New Haven. What a gritty, dirty, low-life town, littered with the corpses of the striving, the exploited, churning with the endless contest between power and the powerless.
Well, if New Haven were a Raymond Chandler story it might look that way.
Chandler’s dead. Long dead. The Wire came and went, but parked in Baltimore.
But fear not. Fifteen of New Haven’s literary lights have put ink to paper (or bytes to screen?) to summon that “noir” city of the imagination that lurks just below the rapidly gentrifying surface.
The fifteen writers have contributed short stories to a book that came out this week called New Haven Noir. Edited by Amy Bloom, it’s the latest in a series of city-themed noir collections published by Akashic Books. New Haven follows in the muddy bootsteps of Mumbai, the Bronx, Beirut, Boston Detroit, Paris, Phoenix, Providence, and dozens of other cities which already have had volumes published exploring in fiction their seamy underbellies.
As with collections of this sort, the New Haven Noir reader will enjoy some stories, shrug at others, find some disappointing.
When this collection works best, the writers take a broader view of “noir,” exploring the psychic dark side of the city and human soul-wrestling from a perspective they understand rather than climbing into the threadbare costumes of trite true-crime perpetrators they’ve only read about or seen from a distance.
Two of New Haven’s most gifted fiction writers — longtime Elm City household name Alice Mattison and relative newcomer Hirsh Sawhney — contributed two of the most compelling stories. Yes, they each pivot off a crime in the city (murder in Mattison’s case, West River drug-dealing in Sawhney’s). But they don’t focus on grisly details of the acts or appropriate the voices of the perpetrators. They instead draw on the lives they’ve lived — Mattison as an East Rocker friendly with many people in the social service world, Sawhney as a suburban-raised son of Indian immigrants who would venture into the city — to capture a distinctively New Haven twist on the way the Yale-scented privileged exploit the less privileged under the illusion that they’re actually either helping them or at least living as peers. Our true “noir” city is the “Model City,” that laboratory of social-science experimentation that churns out some great ideas for rescuing human beings in general while manipulating the hometown lab subjects. Our “noir” city is lined with invisible barriers that to cross from one direction can exact a life-altering penalty, meted out sometimes violently by a military-style police force with contempt for civil liberties.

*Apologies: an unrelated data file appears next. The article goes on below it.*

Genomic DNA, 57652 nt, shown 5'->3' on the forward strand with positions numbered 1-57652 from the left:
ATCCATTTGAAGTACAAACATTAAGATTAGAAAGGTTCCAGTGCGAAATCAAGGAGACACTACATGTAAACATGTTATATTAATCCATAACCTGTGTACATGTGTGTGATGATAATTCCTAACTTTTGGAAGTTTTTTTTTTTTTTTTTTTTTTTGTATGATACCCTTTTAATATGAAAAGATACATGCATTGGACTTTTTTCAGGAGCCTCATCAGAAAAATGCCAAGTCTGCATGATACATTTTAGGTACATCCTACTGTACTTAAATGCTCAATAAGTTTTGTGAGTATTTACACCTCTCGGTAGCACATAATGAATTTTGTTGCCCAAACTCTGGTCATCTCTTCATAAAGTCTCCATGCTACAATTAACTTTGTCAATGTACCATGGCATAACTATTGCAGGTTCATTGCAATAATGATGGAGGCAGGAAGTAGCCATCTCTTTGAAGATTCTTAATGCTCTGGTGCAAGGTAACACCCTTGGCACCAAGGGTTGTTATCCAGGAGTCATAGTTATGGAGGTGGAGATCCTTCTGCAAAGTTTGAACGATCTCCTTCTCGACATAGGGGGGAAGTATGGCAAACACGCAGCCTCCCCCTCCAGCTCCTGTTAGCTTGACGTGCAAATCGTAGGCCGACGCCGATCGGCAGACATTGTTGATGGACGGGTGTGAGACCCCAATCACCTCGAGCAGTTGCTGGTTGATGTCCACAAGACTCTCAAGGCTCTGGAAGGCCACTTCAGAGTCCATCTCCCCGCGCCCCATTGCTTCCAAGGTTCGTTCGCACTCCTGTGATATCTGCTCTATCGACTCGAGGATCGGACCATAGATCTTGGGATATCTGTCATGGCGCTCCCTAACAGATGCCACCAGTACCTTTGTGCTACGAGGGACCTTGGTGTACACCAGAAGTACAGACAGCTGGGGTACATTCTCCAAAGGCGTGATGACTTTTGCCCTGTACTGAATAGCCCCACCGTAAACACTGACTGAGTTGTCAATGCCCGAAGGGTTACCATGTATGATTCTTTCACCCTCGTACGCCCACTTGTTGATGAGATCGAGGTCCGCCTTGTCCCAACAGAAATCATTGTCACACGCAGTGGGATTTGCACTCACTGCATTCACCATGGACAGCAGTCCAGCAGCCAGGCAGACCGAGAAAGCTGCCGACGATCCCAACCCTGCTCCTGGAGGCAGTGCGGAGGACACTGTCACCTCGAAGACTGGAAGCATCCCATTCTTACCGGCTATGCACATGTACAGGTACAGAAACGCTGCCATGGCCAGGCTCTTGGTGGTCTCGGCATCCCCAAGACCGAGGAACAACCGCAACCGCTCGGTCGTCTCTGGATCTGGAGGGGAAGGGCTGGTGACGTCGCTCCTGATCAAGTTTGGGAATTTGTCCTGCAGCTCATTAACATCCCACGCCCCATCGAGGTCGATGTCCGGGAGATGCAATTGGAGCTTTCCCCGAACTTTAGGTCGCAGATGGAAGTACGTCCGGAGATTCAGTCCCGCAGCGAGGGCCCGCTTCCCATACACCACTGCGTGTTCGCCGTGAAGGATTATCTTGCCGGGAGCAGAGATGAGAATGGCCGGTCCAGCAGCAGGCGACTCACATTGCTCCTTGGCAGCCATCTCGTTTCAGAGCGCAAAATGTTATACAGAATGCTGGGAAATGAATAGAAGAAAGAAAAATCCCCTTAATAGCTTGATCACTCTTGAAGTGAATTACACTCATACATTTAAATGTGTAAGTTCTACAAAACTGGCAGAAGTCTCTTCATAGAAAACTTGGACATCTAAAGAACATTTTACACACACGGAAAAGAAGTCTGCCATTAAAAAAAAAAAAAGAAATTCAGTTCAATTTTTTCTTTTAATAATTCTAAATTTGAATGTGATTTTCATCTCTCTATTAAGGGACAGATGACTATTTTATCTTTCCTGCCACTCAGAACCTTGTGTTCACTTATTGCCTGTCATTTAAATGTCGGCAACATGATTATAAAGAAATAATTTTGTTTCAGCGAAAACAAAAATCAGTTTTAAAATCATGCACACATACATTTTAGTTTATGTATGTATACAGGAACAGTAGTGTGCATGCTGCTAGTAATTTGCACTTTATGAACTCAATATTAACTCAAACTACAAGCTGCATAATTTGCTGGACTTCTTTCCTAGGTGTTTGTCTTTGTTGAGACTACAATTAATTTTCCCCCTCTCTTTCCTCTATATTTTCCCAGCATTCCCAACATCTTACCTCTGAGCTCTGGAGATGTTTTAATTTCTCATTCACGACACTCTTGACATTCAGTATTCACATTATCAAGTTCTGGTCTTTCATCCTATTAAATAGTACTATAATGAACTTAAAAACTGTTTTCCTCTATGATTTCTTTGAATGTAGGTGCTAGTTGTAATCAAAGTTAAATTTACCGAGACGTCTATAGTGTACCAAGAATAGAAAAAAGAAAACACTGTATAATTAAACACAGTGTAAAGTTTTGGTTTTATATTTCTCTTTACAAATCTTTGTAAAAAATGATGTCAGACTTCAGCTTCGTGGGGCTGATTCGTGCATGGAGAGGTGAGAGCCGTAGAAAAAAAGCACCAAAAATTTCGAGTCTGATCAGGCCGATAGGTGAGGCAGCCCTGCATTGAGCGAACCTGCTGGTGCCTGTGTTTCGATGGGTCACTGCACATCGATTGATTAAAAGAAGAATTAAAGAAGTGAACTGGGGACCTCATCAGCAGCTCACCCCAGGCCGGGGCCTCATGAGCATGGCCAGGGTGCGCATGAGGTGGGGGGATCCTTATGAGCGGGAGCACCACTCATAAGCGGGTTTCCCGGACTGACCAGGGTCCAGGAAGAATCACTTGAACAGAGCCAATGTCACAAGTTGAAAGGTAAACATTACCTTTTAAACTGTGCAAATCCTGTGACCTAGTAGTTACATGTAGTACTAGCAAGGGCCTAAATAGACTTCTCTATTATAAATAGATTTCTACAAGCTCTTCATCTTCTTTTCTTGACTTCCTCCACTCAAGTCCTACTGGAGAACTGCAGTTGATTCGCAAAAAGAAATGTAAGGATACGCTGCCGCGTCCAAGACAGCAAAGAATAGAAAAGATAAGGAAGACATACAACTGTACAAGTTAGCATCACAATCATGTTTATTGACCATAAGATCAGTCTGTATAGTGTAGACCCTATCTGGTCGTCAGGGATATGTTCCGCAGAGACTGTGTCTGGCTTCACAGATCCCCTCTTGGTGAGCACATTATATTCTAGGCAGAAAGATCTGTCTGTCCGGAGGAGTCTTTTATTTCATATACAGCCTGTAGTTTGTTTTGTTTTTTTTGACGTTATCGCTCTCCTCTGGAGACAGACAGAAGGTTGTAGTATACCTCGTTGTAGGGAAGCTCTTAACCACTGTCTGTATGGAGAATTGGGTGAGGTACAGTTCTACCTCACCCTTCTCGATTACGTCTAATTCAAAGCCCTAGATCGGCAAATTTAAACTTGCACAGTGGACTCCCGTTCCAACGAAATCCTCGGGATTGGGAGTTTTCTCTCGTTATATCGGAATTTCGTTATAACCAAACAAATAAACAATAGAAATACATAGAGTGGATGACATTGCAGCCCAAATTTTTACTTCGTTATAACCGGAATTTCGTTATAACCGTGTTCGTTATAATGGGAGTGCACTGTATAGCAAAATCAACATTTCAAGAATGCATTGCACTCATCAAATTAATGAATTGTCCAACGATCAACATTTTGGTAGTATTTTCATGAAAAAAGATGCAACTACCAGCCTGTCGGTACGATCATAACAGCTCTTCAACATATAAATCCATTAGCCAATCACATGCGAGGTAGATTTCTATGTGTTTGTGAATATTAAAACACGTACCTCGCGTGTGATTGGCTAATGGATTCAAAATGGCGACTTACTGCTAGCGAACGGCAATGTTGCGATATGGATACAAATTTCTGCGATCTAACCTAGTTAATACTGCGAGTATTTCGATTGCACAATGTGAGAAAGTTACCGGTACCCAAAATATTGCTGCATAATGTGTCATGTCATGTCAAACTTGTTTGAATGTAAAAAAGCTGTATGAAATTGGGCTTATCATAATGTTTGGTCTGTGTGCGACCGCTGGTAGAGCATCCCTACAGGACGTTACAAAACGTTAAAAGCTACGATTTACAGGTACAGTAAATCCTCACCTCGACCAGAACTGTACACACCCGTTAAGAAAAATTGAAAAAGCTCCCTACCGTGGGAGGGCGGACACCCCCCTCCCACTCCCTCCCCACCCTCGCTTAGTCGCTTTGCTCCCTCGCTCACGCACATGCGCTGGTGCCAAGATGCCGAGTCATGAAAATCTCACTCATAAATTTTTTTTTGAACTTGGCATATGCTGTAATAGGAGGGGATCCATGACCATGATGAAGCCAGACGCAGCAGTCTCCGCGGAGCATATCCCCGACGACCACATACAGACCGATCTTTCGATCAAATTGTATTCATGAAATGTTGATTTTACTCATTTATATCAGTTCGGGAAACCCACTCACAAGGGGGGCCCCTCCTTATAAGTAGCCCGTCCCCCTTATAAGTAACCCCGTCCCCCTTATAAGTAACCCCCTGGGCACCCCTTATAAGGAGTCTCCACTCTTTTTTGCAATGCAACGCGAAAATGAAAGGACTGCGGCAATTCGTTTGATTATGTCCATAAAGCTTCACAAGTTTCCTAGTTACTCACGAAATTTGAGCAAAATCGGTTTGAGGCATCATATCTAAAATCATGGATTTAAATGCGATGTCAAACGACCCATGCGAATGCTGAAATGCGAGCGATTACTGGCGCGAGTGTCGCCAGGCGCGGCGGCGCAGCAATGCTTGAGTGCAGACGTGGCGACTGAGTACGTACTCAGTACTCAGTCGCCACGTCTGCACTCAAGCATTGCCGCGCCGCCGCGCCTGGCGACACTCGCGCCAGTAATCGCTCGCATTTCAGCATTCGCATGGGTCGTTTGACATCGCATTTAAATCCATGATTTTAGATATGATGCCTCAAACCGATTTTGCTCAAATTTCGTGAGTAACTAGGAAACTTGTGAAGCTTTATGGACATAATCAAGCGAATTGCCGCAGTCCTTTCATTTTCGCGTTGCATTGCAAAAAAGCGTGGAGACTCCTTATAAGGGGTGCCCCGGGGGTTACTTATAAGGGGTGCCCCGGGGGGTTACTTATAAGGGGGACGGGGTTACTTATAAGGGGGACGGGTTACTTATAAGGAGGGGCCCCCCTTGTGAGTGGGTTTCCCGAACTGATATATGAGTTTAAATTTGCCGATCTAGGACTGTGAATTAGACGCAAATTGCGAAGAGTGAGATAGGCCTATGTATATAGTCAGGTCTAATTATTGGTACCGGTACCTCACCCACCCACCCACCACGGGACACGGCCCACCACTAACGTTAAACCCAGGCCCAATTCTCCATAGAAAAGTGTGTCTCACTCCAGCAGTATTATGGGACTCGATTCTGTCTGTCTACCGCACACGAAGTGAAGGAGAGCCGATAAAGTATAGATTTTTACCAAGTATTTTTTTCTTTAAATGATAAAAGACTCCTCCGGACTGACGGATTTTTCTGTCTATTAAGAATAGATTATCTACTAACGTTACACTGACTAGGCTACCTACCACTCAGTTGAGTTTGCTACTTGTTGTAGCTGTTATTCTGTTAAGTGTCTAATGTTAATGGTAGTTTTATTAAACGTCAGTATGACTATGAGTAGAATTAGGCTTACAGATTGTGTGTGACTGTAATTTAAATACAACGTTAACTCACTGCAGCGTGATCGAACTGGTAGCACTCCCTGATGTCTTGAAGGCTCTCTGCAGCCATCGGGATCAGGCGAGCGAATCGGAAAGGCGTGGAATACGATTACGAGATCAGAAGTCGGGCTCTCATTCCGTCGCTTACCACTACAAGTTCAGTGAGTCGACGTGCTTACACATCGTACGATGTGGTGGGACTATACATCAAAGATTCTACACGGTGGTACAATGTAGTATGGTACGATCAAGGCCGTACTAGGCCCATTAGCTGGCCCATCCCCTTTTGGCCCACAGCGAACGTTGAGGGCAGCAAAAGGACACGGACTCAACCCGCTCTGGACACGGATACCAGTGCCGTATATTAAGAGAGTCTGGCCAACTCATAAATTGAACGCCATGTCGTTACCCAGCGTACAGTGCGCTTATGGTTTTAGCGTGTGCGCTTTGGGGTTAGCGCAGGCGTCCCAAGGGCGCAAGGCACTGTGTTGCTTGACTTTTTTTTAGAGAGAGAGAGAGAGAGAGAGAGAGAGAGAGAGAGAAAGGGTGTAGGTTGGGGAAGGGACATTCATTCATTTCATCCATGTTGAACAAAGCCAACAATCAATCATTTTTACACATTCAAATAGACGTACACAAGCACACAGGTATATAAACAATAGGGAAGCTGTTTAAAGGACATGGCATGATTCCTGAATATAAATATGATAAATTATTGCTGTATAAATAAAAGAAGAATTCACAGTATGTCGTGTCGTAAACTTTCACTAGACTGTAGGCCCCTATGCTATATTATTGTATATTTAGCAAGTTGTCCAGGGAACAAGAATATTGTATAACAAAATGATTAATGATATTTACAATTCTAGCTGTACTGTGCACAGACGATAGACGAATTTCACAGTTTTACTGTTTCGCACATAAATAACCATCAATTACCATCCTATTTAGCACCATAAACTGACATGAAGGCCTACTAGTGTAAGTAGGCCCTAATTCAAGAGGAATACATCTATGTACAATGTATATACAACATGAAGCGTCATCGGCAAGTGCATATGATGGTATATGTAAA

Sawhney, whose debut novel South Haven came out last year (read more about that here), previously served as editor for another Akashic “noir” collection, of stories about Delhi. In his contribution to New Haven Noir, “A Woe For Ever Season,” Sawhney focuses on three suburban kids who buy drugs in West River, befriend a dealer named Ink, and bring him to a fateful party in a mansion in the St. Ronan/Edgehill neighborhood.
During a joint appearance Thursday with Mattison on the WNHH radio “Dateline New Haven” program, Sawhney said the Akashic noir series has enabled lesser-known writers to reach new audiences.